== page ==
The other day I wrote about San Francisco’s Archbishop Cordileone, who has scandalized his city by indicating that he intends to act like a Catholic bishop, and to run his diocese as though he ran the place. I expected the usual lifestyle-liberalism pushback, but one line of argument surprised me, though it shouldn’t have: “Oh, you mean that rotten old drunk, huh? He’s been charged with drunk driving, don’t you know!”
It is true that the archbishop was charged with drunk driving. He does not contest that he was over the legal limit, and his public statement after the fact was about as solid as it gets: “I apologize for my error in judgment and feel shame for the disgrace I have brought upon the Church and myself. I will repay my debt to society and I ask forgiveness from my family and my friends and co-workers at the Diocese of Oakland and the Archdiocese of San Francisco.”
Not exactly “It depends upon what the meaning of the word ‘is’ is.”
The people who have the strongest feelings about Catholic teaching tend to be the people who know the least about it. That the archbishop is a fallen creature, a sinner like the rest of us, is not a challenge to Christian teaching—it is a vindication of Christian teaching. Of course the archbishop is called to a life of greater holiness—just like the rest of us—and of course he is going to fail—just like the rest of us. That’s the weird tough nut at the heart of Christianity: “Here’s an impossibility high standard that you have to try to live up to as part of a faith based on the understanding that you are not going to do that.”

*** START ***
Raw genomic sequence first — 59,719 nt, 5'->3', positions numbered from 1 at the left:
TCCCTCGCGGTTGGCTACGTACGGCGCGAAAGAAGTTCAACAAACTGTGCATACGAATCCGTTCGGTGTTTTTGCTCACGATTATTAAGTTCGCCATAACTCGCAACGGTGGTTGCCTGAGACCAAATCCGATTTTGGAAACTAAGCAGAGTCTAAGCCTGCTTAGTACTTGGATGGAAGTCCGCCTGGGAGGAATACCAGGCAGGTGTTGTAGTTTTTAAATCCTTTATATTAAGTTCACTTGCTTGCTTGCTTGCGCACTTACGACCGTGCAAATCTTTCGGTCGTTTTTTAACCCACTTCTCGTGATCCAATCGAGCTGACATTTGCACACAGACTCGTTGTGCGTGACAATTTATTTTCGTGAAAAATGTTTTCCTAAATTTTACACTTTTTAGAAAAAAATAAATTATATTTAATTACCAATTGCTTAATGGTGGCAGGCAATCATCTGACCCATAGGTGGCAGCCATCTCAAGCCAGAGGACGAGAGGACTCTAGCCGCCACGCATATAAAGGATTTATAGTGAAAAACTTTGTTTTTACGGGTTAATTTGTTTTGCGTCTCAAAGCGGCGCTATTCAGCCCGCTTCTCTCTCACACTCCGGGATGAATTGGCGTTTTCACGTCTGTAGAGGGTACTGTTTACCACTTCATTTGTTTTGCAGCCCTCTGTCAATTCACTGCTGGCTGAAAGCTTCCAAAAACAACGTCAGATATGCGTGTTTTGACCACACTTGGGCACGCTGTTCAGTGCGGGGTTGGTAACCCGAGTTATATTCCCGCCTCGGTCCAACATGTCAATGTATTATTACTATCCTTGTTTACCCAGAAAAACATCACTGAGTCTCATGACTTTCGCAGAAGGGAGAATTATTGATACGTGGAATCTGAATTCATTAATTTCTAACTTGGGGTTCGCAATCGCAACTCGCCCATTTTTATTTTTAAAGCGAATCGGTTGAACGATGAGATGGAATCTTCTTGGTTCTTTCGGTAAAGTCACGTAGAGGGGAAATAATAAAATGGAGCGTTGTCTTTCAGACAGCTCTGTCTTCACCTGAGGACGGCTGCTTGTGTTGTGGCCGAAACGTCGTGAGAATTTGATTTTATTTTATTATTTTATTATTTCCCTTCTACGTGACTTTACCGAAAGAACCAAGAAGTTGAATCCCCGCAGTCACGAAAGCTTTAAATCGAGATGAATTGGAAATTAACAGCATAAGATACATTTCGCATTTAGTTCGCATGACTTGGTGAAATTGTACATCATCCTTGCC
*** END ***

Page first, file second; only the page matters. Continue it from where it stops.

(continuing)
(That is one of the many reasons that I’ve never understood people who say that Christianity is “comforting.” What part of “Take up your cross” do they not understand?)
For people who don’t understand Christian thinking generally or Catholic teaching specifically, that sort of thing causes head-clutching stress migraines, mainly because such people are almost always captive to a juvenile brand of moral primitivism, a white-hats/black-hats view of the world incapable of incorporating the fact that honest-to-God saints are sometimes pretty awful people, so it’s no surprise when a mere archbishop—the district manager of the Catholic world—has one glass of wine too many. Bishops aren’t angels—they’re bureaucrats.
(The Catholic Church has inspired many great paintings and sculptures, but bureaucracy is the art form that it has elevated to sublimity.)
The policies that the archbishop intends to implement in his jurisdiction—the policies that so annoy progressive San Francisco—are not those of the Church of Salvatore Cordileone, and, as the archbishop himself surely would be the first to acknowledge, the authority of those teachings does not derive from the man who presides over archdiocesan committee meetings.
Critics of Catholic moral teaching do not have to accept those views, but they have to understand them if their criticism is to have any meaning.